Agriculture is one of Alberta’s oldest industries. The practice of growing food is maybe humankind’s most vital business. And, thanks to a combination of location, investment and innovation, agriculture will play a major part in southern Alberta’s economic future.
Trevor Lewington, CEO of Economic Development Lethbridge, sees opportunity for the region to help feed the world. “There is no other place in Western Canada that has such a great collection of natural resources, talent and access to markets,” he says.
Agricultural innovation in southern Alberta has attracted many of the world’s biggest food producers. Investments in irrigation and excellent growing conditions in the region, known as Canada’s Premier Food Corridor (CPFC), allow for more than 65 specialty crops to be grown. Situated on the Canamex transportation corridor, which links Canada with Mexico via highways through the United States, the CPFC region boasts 4.2 million acres of land, more than 4,400 farms and over 11,000 businesses. It has a GDP of $8 billion.
The list of companies that have invested in the region includes brands like PepsiCo Foods Canada, Lantic Inc., McCain Foods, Richardson Oilseed and Cavendish Farms, which opened a $430 million potato processing facility in 2019, joining three other major potato processing facilities in the area.
More than 40 industry associations operate in the area, including those for sugar beets, barley, wheat, canola, corn and potatoes. The diversity of the farmland makes it a compelling and impressive opportunity for global investors.
The corridor will be supported by the 268,000-square-foot, $70.5-million Agri-food Hub and trade centre, which will open in Lethbridge in 2023.
Leanne Fischbuch, executive director of Alberta Pulse Growers Commission, represents 6,500 producers across the province. “The diversity is amazing for crops because of our ability to access water through irrigation,” she says. “There are also pioneering farmers who are willing to try different crops and that is where Alberta’s high-quality dry bean industry has thrived.”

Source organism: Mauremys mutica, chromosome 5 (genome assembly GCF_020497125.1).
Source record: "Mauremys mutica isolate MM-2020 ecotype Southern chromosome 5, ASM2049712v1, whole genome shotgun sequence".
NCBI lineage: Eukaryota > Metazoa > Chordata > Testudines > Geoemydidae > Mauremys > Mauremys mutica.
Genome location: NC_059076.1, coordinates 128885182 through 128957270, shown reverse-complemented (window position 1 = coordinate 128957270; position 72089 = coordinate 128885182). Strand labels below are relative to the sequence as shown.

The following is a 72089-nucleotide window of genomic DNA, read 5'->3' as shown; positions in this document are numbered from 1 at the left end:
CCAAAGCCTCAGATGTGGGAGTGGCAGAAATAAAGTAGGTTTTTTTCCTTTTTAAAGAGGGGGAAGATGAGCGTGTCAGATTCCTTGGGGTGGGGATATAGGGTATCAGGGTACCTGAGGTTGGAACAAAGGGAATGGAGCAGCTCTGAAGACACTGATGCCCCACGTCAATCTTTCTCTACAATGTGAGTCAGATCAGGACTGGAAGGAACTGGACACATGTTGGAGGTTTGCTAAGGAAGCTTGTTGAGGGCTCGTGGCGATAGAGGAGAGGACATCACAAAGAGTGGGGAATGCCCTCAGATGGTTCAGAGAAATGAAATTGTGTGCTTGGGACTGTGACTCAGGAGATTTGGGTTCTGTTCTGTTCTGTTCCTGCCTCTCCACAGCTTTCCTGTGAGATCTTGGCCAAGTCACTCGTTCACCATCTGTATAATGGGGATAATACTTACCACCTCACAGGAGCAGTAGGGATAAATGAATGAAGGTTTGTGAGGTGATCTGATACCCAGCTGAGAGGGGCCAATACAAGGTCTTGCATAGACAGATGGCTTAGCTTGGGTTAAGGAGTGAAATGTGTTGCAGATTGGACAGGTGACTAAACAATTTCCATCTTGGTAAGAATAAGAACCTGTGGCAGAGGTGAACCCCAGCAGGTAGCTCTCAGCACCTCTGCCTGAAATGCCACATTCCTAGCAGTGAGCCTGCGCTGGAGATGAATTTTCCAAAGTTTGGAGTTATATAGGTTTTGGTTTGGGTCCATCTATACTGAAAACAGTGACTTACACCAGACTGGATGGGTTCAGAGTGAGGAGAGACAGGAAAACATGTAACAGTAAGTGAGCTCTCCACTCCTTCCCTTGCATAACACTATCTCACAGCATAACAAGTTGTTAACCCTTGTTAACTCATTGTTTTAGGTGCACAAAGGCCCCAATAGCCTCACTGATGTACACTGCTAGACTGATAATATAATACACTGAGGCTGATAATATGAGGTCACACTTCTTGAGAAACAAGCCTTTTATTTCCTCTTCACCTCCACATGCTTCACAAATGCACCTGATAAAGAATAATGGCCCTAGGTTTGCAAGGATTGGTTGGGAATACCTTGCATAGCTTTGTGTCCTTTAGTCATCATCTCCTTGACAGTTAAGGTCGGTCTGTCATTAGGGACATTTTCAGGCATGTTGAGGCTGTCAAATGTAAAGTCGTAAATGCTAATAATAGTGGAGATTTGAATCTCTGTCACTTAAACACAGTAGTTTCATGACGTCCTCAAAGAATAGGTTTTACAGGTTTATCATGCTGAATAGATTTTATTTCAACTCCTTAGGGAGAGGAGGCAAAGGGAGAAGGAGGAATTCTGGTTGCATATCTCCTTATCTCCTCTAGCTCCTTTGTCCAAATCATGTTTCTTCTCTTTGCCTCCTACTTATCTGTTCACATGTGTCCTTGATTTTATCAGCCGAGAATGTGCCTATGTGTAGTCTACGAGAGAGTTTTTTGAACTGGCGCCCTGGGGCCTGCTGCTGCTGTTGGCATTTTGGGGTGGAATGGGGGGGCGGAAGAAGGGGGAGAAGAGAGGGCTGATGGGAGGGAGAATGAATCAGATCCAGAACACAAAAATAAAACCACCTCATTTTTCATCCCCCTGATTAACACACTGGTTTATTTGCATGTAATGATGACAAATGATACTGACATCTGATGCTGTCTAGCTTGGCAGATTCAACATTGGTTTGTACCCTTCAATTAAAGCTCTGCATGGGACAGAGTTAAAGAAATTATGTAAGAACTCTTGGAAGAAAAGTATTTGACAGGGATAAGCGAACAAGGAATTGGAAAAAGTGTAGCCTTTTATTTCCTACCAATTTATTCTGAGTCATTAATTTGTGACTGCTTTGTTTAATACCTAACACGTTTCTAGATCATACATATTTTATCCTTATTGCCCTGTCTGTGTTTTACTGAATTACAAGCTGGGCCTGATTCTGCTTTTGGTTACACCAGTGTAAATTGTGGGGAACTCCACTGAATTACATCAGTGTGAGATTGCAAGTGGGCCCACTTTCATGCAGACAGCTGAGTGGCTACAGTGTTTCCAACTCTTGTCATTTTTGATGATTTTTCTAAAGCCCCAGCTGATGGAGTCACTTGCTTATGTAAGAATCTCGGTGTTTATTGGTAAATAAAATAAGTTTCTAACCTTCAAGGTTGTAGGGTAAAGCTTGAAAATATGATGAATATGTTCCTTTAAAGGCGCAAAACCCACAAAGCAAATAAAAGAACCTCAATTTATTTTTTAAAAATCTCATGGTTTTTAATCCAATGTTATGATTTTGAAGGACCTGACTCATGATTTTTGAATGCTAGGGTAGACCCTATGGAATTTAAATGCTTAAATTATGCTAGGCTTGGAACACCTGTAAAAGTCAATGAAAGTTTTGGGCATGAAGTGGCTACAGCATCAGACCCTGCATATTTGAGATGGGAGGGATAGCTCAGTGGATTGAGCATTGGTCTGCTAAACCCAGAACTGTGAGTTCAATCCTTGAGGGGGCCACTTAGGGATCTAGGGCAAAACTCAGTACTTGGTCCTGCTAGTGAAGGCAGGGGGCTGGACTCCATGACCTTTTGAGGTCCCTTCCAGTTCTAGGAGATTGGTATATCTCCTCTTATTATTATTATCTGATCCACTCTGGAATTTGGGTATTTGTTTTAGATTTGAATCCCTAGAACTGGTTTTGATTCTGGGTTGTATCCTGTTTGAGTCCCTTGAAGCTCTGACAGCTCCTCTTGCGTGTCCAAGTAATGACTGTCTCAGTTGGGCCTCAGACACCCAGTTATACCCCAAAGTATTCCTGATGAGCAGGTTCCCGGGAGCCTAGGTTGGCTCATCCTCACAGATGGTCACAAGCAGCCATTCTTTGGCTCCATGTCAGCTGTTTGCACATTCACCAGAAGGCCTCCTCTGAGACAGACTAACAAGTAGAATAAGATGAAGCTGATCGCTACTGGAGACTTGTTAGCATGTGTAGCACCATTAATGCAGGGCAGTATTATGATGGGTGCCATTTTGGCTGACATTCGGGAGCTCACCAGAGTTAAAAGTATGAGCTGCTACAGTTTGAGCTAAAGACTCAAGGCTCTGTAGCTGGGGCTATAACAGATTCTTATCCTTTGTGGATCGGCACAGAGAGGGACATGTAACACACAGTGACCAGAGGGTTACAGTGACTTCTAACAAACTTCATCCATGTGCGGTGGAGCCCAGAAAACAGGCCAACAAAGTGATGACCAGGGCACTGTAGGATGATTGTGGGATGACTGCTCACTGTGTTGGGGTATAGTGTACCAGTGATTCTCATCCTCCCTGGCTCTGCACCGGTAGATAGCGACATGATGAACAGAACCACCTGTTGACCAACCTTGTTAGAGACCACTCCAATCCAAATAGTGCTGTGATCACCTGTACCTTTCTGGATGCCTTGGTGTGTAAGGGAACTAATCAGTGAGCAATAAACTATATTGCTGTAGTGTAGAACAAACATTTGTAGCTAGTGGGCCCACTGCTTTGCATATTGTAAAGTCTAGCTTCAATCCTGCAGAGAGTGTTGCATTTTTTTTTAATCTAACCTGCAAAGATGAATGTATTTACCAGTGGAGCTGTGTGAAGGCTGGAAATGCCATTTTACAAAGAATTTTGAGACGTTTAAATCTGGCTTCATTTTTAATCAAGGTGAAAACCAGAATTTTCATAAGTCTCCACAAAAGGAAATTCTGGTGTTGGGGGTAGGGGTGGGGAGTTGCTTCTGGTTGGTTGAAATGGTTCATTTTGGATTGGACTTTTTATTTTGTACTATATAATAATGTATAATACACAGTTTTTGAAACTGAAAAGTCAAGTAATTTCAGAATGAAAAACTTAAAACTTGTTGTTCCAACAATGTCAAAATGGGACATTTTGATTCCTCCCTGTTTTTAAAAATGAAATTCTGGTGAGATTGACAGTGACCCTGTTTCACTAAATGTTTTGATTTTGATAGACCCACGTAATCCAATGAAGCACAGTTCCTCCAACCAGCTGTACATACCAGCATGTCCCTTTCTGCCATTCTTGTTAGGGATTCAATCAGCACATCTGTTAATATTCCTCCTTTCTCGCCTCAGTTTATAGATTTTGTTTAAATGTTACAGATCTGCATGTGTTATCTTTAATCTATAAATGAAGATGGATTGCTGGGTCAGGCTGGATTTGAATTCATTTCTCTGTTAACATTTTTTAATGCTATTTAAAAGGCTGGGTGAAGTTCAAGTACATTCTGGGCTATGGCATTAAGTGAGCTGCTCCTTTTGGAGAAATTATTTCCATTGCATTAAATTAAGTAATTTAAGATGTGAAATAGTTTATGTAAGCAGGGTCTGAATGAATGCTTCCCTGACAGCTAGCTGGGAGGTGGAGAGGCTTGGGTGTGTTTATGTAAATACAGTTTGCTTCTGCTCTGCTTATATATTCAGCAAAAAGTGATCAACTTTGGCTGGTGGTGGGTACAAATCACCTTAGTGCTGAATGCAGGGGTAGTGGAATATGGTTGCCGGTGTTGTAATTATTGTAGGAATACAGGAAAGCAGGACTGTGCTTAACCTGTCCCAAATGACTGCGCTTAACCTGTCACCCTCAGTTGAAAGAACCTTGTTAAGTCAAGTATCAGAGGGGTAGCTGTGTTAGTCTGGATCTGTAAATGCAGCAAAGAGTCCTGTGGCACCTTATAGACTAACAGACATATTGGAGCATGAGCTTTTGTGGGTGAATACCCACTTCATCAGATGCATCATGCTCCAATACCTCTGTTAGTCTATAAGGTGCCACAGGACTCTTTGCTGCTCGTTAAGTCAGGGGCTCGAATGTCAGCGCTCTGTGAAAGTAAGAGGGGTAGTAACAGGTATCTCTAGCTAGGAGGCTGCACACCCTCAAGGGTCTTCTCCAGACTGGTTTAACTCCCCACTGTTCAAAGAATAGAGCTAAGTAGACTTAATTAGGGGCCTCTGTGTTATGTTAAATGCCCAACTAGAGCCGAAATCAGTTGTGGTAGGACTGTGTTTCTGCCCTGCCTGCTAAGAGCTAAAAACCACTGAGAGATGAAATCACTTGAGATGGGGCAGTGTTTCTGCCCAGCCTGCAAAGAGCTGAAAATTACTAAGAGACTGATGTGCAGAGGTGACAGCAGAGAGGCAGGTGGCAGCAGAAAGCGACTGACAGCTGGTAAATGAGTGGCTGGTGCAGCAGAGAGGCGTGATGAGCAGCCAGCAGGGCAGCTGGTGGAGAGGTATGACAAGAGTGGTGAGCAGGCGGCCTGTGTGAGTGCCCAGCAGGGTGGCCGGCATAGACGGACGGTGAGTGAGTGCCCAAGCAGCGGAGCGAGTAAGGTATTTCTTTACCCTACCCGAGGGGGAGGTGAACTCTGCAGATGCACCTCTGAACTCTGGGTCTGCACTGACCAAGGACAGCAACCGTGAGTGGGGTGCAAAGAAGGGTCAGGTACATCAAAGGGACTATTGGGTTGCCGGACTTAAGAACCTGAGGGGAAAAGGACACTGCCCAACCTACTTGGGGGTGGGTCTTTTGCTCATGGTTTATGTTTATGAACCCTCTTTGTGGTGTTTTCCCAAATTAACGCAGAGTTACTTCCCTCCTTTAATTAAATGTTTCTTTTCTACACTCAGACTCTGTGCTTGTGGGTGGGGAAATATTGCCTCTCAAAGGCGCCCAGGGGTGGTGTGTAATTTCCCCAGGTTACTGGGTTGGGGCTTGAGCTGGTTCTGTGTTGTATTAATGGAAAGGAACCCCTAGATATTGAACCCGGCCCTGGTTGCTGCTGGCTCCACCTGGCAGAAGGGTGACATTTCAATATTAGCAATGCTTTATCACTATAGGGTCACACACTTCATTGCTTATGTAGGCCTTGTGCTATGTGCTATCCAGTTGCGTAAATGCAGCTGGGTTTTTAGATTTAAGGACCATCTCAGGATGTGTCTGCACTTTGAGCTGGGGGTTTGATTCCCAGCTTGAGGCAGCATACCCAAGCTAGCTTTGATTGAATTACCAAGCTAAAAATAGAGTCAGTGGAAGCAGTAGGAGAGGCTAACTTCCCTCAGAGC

Helping to future-proof this region is a $815 million investment in irrigation infrastructure announced in 2020. The work will include creating four large reservoirs and converting open canals to underground pipelines, reducing the amount of water lost to evaporation and seepage. The projects will add 208,000 acres of irrigated land to Alberta’s current total of 1.7 million.
Dr. Rudiger Tscherning, who leads the University of Calgary’s Interdisciplinary Sustainable Ag Network, says food security is an important factor for several export markets. Coming from Germany, he has seen how Europeans promote agriculture. “We really need to get the word out,” he says. “The designation of Canada’s Premier Food Corridor and coming together of mu-nicipalities and regions is very welcome.”
The sector will be further supported by the 268,000-square-foot, $70.5-million Agri-food Hub and Trade Centre, which will open in Lethbridge in 2023. It will have capacity to host 7,000 people at trade shows and other major events.
Also contributing to the success of the food corridor are the two post-secondary institutions in Lethbridge, a city of 95,000 about a two-and-a-half-hour drive southeast of Calgary. In April of 2020, researchers at Lethbridge College received a $1.75 million grant from the Natural Sciences and Engineering Research Council of Canada to form the Integrated Agriculture Technology Centre, which supports four areas of applied research. The focus is efficiency and productivity through waste and energy reduction, while identifying the safest and most secure way to transport and store food for global customers.
The University of Lethbridge has extensive expertise in agricultural research, focusing on the art and science of agricultural practices from both theoretical and applied perspectives.
Taken together, these factors have contributed to a region that is well- positioned to build on an already formidable foundation.